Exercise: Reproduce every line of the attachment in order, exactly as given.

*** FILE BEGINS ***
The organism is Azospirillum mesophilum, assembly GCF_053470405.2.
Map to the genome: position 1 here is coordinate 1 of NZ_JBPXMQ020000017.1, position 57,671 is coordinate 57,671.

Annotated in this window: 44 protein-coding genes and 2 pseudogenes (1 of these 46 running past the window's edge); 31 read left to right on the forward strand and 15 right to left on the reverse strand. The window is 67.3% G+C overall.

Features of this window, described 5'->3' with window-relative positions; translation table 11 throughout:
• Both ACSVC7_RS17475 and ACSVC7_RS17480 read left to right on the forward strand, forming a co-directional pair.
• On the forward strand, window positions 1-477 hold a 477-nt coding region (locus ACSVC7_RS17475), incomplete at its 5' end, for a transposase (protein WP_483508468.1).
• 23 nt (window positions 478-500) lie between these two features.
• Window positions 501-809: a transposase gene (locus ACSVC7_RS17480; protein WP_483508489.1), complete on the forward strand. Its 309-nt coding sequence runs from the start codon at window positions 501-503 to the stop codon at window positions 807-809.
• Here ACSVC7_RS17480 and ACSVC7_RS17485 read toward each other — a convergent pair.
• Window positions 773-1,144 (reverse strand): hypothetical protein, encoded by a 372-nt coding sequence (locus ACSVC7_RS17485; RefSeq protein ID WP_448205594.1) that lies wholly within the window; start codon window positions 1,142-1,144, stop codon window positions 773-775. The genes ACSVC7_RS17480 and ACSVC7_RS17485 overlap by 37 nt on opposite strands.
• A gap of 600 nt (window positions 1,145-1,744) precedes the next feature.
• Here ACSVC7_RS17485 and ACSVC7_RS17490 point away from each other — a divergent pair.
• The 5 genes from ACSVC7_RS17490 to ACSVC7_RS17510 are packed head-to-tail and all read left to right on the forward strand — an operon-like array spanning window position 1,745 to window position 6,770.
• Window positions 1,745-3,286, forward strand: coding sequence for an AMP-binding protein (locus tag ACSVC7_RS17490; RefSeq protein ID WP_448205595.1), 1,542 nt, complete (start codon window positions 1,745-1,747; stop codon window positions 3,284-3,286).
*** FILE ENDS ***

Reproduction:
The organism is Azospirillum mesophilum, assembly GCF_053470405.2.
Map to the genome: position 1 here is coordinate 1 of NZ_JBPXMQ020000017.1, position 57,671 is coordinate 57,671.

Annotated in this window: 44 protein-coding genes and 2 pseudogenes (1 of these 46 running past the window's edge); 31 read left to right on the forward strand and 15 right to left on the reverse strand. The window is 67.3% G+C overall.

Features of this window, described 5'->3' with window-relative positions; translation table 11 throughout:
• Both ACSVC7_RS17475 and ACSVC7_RS17480 read left to right on the forward strand, forming a co-directional pair.
• On the forward strand, window positions 1-477 hold a 477-nt coding region (locus ACSVC7_RS17475), incomplete at its 5' end, for a transposase (protein WP_483508468.1).
• 23 nt (window positions 478-500) lie between these two features.
• Window positions 501-809: a transposase gene (locus ACSVC7_RS17480; protein WP_483508489.1), complete on the forward strand. Its 309-nt coding sequence runs from the start codon at window positions 501-503 to the stop codon at window positions 807-809.
• Here ACSVC7_RS17480 and ACSVC7_RS17485 read toward each other — a convergent pair.
• Window positions 773-1,144 (reverse strand): hypothetical protein, encoded by a 372-nt coding sequence (locus ACSVC7_RS17485; RefSeq protein ID WP_448205594.1) that lies wholly within the window; start codon window positions 1,142-1,144, stop codon window positions 773-775. The genes ACSVC7_RS17480 and ACSVC7_RS17485 overlap by 37 nt on opposite strands.
• A gap of 600 nt (window positions 1,145-1,744) precedes the next feature.
• Here ACSVC7_RS17485 and ACSVC7_RS17490 point away from each other — a divergent pair.
• The 5 genes from ACSVC7_RS17490 to ACSVC7_RS17510 are packed head-to-tail and all read left to right on the forward strand — an operon-like array spanning window position 1,745 to window position 6,770.
• Window positions 1,745-3,286, forward strand: coding sequence for an AMP-binding protein (locus tag ACSVC7_RS17490; RefSeq protein ID WP_448205595.1), 1,542 nt, complete (start codon window positions 1,745-1,747; stop codon window positions 3,284-3,286).